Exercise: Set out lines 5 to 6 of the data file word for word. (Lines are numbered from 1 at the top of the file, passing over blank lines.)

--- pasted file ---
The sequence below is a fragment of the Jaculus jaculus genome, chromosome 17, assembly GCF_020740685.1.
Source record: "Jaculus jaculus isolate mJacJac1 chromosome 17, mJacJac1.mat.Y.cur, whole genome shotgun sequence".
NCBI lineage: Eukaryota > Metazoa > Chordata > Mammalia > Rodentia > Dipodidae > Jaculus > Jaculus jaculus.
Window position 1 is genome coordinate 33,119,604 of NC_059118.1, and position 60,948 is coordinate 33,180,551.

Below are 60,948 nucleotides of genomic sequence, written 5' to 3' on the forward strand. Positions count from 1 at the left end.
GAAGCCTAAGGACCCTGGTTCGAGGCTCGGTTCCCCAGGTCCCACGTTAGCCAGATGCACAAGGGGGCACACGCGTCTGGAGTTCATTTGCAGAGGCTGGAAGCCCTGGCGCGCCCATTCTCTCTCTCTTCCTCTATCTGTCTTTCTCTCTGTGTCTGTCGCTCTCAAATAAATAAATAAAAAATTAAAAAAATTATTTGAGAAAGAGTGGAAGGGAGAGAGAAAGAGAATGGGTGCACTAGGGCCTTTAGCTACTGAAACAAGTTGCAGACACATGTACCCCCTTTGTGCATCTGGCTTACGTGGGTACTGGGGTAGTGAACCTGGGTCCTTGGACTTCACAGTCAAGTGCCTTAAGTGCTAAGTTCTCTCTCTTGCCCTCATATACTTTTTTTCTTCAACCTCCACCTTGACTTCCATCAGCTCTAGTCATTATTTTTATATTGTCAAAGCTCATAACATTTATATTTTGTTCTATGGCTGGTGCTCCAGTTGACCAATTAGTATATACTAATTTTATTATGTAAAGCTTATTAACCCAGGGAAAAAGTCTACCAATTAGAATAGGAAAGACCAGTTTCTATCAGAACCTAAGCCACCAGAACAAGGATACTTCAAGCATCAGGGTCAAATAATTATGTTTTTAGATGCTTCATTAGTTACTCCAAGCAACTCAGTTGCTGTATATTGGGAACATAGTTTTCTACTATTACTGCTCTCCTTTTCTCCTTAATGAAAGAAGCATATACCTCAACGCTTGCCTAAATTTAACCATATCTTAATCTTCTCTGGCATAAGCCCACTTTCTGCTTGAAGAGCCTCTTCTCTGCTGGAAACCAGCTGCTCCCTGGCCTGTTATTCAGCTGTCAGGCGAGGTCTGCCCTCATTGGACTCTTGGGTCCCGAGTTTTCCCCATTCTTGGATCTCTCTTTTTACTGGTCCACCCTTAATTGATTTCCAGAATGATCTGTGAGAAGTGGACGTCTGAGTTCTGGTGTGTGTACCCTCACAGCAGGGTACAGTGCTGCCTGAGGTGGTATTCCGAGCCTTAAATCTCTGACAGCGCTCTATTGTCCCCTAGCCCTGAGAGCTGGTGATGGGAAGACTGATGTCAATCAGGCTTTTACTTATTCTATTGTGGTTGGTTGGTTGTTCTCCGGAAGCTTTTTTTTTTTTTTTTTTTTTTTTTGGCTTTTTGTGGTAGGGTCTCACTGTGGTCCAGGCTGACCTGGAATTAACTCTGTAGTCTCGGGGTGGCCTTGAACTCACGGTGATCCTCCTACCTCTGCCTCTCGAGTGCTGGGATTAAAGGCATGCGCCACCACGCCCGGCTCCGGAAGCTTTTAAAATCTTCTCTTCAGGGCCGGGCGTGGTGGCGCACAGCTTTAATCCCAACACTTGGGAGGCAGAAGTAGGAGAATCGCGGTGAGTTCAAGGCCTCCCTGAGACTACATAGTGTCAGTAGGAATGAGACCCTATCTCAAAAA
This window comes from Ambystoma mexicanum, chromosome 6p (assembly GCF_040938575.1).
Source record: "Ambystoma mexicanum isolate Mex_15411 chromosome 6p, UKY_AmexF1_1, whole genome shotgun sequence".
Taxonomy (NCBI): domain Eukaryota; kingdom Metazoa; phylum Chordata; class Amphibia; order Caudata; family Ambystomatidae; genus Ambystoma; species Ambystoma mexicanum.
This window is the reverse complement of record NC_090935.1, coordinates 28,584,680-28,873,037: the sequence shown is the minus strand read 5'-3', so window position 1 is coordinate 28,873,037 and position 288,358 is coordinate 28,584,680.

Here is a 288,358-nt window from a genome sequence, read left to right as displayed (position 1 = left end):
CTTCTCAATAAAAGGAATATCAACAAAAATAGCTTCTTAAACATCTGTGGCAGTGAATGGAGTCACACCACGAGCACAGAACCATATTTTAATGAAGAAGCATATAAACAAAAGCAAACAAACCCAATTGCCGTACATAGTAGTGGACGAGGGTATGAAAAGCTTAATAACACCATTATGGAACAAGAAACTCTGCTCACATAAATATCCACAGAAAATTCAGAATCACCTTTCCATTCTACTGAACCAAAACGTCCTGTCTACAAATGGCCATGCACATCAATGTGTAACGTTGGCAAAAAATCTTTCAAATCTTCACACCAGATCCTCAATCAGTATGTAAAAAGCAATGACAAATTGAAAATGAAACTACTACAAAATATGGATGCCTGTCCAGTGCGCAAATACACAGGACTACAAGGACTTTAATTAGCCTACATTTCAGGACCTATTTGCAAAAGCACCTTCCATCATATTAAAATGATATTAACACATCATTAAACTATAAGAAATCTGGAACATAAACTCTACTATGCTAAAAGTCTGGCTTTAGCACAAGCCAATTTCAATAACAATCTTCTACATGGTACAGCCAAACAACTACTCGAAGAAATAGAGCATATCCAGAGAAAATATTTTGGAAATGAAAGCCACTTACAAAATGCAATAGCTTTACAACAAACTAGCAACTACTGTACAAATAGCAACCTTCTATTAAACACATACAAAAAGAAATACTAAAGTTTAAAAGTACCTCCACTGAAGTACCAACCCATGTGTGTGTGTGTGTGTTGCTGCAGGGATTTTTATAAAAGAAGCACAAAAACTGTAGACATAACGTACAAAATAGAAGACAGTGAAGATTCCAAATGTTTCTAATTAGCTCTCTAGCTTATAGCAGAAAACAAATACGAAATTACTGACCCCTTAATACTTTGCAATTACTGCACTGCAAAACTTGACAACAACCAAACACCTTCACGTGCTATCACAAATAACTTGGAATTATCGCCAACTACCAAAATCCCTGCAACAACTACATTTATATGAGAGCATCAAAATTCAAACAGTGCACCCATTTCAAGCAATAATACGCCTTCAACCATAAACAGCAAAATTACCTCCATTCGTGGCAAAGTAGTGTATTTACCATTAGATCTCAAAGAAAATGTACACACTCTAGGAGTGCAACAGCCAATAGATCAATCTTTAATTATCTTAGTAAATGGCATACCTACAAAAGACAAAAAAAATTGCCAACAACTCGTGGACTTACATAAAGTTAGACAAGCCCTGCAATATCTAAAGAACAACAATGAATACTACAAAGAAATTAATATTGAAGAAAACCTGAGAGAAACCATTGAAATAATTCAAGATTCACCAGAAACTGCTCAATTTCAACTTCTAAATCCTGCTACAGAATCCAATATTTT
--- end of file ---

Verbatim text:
Below are 60,948 nucleotides of genomic sequence, written 5' to 3' on the forward strand. Positions count from 1 at the left end.
GAAGCCTAAGGACCCTGGTTCGAGGCTCGGTTCCCCAGGTCCCACGTTAGCCAGATGCACAAGGGGGCACACGCGTCTGGAGTTCATTTGCAGAGGCTGGAAGCCCTGGCGCGCCCATTCTCTCTCTCTTCCTCTATCTGTCTTTCTCTCTGTGTCTGTCGCTCTCAAATAAATAAATAAAAAATTAAAAAAATTATTTGAGAAAGAGTGGAAGGGAGAGAGAAAGAGAATGGGTGCACTAGGGCCTTTAGCTACTGAAACAAGTTGCAGACACATGTACCCCCTTTGTGCATCTGGCTTACGTGGGTACTGGGGTAGTGAACCTGGGTCCTTGGACTTCACAGTCAAGTGCCTTAAGTGCTAAGTTCTCTCTCTTGCCCTCATATACTTTTTTTCTTCAACCTCCACCTTGACTTCCATCAGCTCTAGTCATTATTTTTATATTGTCAAAGCTCATAACATTTATATTTTGTTCTATGGCTGGTGCTCCAGTTGACCAATTAGTATATACTAATTTTATTATGTAAAGCTTATTAACCCAGGGAAAAAGTCTACCAATTAGAATAGGAAAGACCAGTTTCTATCAGAACCTAAGCCACCAGAACAAGGATACTTCAAGCATCAGGGTCAAATAATTATGTTTTTAGATGCTTCATTAGTTACTCCAAGCAACTCAGTTGCTGTATATTGGGAACATAGTTTTCTACTATTACTGCTCTCCTTTTCTCCTTAATGAAAGAAGCATATACCTCAACGCTTGCCTAAATTTAACCATATCTTAATCTTCTCTGGCATAAGCCCACTTTCTGCTTGAAGAGCCTCTTCTCTGCTGGAAACCAGCTGCTCCCTGGCCTGTTATTCAGCTGTCAGGCGAGGTCTGCCCTCATTGGACTCTTGGGTCCCGAGTTTTCCCCATTCTTGGATCTCTCTTTTTACTGGTCCACCCTTAATTGATTTCCAGAATGATCTGTGAGAAGTGGACGTCTGAGTTCTGGTGTGTGTACCCTCACAGCAGGGTACAGTGCTGCCTGAGGTGGTATTCCGAGCCTTAAATCTCTGACAGCGCTCTATTGTCCCCTAGCCCTGAGAGCTGGTGATGGGAAGACTGATGTCAATCAGGCTTTTACTTATTCTATTGTGGTTGGTTGGTTGTTCTCCGGAAGCTTTTTTTTTTTTTTTTTTTTTTTTTGGCTTTTTGTGGTAGGGTCTCACTGTGGTCCAGGCTGACCTGGAATTAACTCTGTAGTCTCGGGGTGGCCTTGAACTCACGGTGATCCTCCTACCTCTGCCTCTCGAGTGCTGGGATTAAAGGCATGCGCCACCACGCCCGGCTCCGGAAGCTTTTAAAATCTTCTCTTCAGGGCCGGGCGTGGTGGCGCACAGCTTTAATCCCAACACTTGGGAGGCAGAAGTAGGAGAATCGCGGTGAGTTCAAGGCCTCCCTGAGACTACATAGTGTCAGTAGGAATGAGACCCTATCTCAAAAA